India has taken the next big step in its transfer pricing framework with the Budget ushering in the concept of ‘secondary adjustments’.
The move, which aligns the country’s transfer pricing provisions with OECD transfer pricing guidelines, will have implications for MNCs’ tax liability and cash flows, say tax experts.
India is introducing this concept nearly 16 years after transfer pricing provisions were introduced in the income tax law in 2001.
Simply put, for the purpose of ‘secondary adjustments’, the taxman is now being empowered to treat any unrepatriated ‘primary adjustments’ as deemed advance and bring the interest on such advances to tax at the hands of domestic taxpayer.
Globally, countries approach this situation either by treating the amount as deemed dividend or a loan on which notional interest is charged. India has followed the latter approach.
To cite an example, in case of sale of goods where the transaction value is, say, ?100 but the arm’s length price is determined by the tax authorities at, say, ?120, then the differential of ?20 is a primary adjustment. If this ?20 is not brought into India, then secondary adjustment by way of interest on ?20 will be made.
The Budget has sought to introduce the concept of ‘secondary adjustments’ only in situations where the ‘primary adjustment’ is in excess of ?1 crore.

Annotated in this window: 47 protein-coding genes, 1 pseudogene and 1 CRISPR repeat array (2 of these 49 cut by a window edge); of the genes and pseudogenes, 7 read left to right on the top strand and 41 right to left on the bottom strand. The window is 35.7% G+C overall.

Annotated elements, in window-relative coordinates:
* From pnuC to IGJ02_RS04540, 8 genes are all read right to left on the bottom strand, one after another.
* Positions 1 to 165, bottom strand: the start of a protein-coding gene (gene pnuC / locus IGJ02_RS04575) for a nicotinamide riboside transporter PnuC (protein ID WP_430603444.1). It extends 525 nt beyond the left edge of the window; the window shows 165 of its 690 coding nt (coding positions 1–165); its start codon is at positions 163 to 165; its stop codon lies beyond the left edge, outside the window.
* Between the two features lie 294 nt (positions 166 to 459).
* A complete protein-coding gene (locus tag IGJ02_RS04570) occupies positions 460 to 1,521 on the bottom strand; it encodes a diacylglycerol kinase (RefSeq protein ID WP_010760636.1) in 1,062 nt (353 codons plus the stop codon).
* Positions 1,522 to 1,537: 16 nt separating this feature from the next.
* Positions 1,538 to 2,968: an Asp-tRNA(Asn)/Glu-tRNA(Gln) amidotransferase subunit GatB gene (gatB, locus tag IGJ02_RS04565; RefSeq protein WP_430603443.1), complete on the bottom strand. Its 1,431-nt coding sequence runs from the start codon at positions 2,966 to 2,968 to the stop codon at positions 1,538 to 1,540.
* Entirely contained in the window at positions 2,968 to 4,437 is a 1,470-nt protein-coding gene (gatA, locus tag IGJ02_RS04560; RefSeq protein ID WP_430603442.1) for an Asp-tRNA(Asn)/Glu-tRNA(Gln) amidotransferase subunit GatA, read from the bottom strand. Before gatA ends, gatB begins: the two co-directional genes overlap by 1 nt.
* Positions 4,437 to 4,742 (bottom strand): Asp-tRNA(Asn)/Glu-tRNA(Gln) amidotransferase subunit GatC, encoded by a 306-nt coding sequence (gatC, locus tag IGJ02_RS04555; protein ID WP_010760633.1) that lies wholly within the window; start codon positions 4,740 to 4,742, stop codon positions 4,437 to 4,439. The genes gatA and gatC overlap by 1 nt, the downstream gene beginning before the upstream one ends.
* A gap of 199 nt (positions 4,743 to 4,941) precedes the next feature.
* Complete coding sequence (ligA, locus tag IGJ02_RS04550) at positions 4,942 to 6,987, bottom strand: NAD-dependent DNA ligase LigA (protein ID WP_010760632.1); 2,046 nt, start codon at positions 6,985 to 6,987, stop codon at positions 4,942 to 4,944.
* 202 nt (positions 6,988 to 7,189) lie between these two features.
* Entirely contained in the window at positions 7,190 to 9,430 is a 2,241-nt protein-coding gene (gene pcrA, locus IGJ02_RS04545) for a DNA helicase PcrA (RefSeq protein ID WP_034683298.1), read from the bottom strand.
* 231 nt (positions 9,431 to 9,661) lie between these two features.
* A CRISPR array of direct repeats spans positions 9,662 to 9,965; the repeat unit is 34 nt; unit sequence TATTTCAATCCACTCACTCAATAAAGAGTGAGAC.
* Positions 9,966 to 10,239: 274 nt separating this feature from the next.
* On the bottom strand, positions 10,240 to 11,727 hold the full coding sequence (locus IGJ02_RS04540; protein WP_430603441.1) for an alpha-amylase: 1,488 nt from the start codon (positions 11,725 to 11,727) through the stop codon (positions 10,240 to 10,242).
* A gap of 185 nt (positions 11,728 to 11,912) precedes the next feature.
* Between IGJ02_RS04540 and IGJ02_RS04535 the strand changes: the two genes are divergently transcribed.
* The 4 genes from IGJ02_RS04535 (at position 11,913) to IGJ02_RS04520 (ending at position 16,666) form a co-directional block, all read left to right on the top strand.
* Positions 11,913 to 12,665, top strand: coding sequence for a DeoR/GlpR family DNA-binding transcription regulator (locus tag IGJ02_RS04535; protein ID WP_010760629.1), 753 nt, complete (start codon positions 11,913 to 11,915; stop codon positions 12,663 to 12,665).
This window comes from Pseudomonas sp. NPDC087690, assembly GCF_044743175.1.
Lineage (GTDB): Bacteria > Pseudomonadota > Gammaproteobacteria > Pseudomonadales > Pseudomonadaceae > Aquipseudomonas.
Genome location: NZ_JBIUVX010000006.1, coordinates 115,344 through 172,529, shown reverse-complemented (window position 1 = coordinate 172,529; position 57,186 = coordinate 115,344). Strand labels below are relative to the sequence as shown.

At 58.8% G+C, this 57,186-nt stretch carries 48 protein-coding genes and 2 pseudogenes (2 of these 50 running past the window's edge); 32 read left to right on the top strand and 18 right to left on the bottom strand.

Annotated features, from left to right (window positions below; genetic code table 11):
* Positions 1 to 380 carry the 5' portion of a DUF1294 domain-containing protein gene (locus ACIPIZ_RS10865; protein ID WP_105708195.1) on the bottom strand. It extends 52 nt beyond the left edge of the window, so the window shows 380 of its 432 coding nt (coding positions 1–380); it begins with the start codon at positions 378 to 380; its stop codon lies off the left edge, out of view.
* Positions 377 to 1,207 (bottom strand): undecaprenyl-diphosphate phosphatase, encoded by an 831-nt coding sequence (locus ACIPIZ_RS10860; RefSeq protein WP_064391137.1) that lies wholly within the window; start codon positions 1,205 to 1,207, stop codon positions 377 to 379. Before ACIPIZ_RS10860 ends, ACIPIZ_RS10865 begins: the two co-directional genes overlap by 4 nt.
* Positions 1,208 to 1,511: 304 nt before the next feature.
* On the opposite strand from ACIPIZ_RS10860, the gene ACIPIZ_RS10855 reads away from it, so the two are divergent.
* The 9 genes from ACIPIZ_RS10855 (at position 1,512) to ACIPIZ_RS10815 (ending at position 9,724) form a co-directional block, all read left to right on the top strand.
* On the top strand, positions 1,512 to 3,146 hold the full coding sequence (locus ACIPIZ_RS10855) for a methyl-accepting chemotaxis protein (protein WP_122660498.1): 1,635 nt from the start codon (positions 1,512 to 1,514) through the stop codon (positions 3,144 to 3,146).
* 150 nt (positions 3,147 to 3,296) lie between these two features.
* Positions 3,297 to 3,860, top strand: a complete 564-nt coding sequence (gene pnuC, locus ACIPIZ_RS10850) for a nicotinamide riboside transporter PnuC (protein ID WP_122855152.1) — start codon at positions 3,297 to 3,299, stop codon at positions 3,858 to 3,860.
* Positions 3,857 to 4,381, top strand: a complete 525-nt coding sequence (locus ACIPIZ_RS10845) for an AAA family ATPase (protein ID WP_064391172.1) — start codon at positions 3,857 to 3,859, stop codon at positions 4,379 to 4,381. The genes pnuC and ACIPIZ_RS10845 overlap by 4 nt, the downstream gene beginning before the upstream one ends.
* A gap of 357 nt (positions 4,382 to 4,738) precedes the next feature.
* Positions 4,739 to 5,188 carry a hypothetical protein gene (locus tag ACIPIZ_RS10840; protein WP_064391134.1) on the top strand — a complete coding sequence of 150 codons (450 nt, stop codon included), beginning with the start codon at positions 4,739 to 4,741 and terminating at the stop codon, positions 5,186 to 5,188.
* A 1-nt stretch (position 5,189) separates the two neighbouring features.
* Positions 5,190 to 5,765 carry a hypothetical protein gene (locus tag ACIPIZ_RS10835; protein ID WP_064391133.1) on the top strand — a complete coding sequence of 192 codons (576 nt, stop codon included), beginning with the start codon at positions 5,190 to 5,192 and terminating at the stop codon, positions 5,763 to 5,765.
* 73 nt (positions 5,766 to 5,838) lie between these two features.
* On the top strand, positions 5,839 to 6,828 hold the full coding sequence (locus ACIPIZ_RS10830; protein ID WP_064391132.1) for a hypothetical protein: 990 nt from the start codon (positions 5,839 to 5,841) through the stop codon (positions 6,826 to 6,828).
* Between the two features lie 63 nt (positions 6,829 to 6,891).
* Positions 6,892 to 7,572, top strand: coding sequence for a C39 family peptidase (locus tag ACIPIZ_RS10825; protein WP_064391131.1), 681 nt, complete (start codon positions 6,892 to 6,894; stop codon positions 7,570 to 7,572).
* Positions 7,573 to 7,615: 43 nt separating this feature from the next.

Samir Gandhi, Partner, Deloitte, Haskins & Sells, said the move was a “fair step” and represented an internationally recognised method to align the economic benefit with the arm’s length position. “This should not be seen as any revenue augmentation effort. They are only accounting for the economic benefits of a transaction”, Gandhi told BusinessLine.
‘Prone to litigation’
G Ramaswamy, former CA Institute President, said ‘secondary adjustments’ would be “prone to litigation” and there is need to increase the de-minimis primary adjustment to ?5 crore from the level of ?1 crore proposed now.
Rahul K Mitra, National Head, Transfer Pricing & BEPS, KPMG in India, said any amount subject to tax in the hands of the Indian taxpayer in the form of ‘secondary adjustment’ would not be available for set off in the hands of the foreign ‘associated enterprise’ concerned, in its foreign jurisdiction. The set-off benefit will be available only for primary adjustments, he added.
Jiger Saiya, Partner-Direct Tax, BDO India, said secondary adjustments in the field of transfer pricing was one of the key changes proposed by the latest Finance Bill (Budget).
“While the Government has indicated that this proposal aligns with international best practices and OECD transfer pricing guidelines, but it would now mandate a corresponding adjustment in the books of the overseas counterpart and trigger transfer pricing implications in the overseas jurisdiction,” Saiya added.